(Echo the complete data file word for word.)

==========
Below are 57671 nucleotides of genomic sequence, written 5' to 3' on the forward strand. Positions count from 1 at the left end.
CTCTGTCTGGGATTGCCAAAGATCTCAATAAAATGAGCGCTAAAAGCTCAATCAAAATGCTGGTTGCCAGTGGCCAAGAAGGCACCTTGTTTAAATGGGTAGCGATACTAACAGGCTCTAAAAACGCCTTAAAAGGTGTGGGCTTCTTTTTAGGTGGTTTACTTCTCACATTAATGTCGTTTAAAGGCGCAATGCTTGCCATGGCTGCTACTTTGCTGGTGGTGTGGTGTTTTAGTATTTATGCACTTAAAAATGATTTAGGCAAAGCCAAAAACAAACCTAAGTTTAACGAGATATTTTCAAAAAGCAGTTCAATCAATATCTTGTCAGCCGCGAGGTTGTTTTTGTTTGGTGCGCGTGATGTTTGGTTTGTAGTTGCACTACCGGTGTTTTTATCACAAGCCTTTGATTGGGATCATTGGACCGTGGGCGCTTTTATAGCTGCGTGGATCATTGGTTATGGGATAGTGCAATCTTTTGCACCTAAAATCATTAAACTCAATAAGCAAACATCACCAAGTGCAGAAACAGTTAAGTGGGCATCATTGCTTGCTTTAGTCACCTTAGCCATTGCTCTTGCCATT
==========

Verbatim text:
Below are 57671 nucleotides of genomic sequence, written 5' to 3' on the forward strand. Positions count from 1 at the left end.
CTCTGTCTGGGATTGCCAAAGATCTCAATAAAATGAGCGCTAAAAGCTCAATCAAAATGCTGGTTGCCAGTGGCCAAGAAGGCACCTTGTTTAAATGGGTAGCGATACTAACAGGCTCTAAAAACGCCTTAAAAGGTGTGGGCTTCTTTTTAGGTGGTTTACTTCTCACATTAATGTCGTTTAAAGGCGCAATGCTTGCCATGGCTGCTACTTTGCTGGTGGTGTGGTGTTTTAGTATTTATGCACTTAAAAATGATTTAGGCAAAGCCAAAAACAAACCTAAGTTTAACGAGATATTTTCAAAAAGCAGTTCAATCAATATCTTGTCAGCCGCGAGGTTGTTTTTGTTTGGTGCGCGTGATGTTTGGTTTGTAGTTGCACTACCGGTGTTTTTATCACAAGCCTTTGATTGGGATCATTGGACCGTGGGCGCTTTTATAGCTGCGTGGATCATTGGTTATGGGATAGTGCAATCTTTTGCACCTAAAATCATTAAACTCAATAAGCAAACATCACCAAGTGCAGAAACAGTTAAGTGGGCATCATTGCTTGCTTTAGTCACCTTAGCCATTGCTCTTGCCATT